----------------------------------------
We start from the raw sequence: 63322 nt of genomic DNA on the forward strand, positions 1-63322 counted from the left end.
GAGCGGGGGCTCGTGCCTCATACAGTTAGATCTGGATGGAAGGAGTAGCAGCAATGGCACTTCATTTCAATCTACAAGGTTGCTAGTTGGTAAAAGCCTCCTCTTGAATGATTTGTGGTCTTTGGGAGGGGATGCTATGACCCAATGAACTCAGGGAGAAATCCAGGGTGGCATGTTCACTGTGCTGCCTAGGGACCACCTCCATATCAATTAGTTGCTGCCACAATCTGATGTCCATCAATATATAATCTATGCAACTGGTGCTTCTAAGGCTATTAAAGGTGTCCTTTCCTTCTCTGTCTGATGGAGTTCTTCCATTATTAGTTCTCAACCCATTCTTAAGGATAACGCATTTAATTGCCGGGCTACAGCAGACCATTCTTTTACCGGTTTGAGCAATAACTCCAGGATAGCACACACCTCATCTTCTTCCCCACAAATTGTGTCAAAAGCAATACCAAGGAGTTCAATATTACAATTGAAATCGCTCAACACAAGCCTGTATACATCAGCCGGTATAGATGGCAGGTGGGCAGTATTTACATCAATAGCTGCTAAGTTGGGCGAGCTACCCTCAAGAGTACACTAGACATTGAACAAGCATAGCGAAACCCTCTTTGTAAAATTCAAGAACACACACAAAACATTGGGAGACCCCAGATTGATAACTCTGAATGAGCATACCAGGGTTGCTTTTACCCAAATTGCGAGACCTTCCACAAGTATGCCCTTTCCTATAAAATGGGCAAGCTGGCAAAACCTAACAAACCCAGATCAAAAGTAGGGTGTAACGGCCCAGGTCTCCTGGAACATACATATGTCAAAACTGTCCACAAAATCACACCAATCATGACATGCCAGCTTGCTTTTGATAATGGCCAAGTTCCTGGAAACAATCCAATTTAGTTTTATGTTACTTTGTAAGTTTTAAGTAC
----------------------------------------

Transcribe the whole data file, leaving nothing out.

We start from the raw sequence: 63322 nt of genomic DNA on the forward strand, positions 1-63322 counted from the left end.
GAGCGGGGGCTCGTGCCTCATACAGTTAGATCTGGATGGAAGGAGTAGCAGCAATGGCACTTCATTTCAATCTACAAGGTTGCTAGTTGGTAAAAGCCTCCTCTTGAATGATTTGTGGTCTTTGGGAGGGGATGCTATGACCCAATGAACTCAGGGAGAAATCCAGGGTGGCATGTTCACTGTGCTGCCTAGGGACCACCTCCATATCAATTAGTTGCTGCCACAATCTGATGTCCATCAATATATAATCTATGCAACTGGTGCTTCTAAGGCTATTAAAGGTGTCCTTTCCTTCTCTGTCTGATGGAGTTCTTCCATTATTAGTTCTCAACCCATTCTTAAGGATAACGCATTTAATTGCCGGGCTACAGCAGACCATTCTTTTACCGGTTTGAGCAATAACTCCAGGATAGCACACACCTCATCTTCTTCCCCACAAATTGTGTCAAAAGCAATACCAAGGAGTTCAATATTACAATTGAAATCGCTCAACACAAGCCTGTATACATCAGCCGGTATAGATGGCAGGTGGGCAGTATTTACATCAATAGCTGCTAAGTTGGGCGAGCTACCCTCAAGAGTACACTAGACATTGAACAAGCATAGCGAAACCCTCTTTGTAAAATTCAAGAACACACACAAAACATTGGGAGACCCCAGATTGATAACTCTGAATGAGCATACCAGGGTTGCTTTTACCCAAATTGCGAGACCTTCCACAAGTATGCCCTTTCCTATAAAATGGGCAAGCTGGCAAAACCTAACAAACCCAGATCAAAAGTAGGGTGTAACGGCCCAGGTCTCCTGGAACATACATATGTCAAAACTGTCCACAAAATCACACCAATCATGACATGCCAGCTTGCTTTTGATAATGGCCAAGTTCCTGGAAACAATCCAATTTAGTTTTATGTTACTTTGTAAGTTTTAAGTAC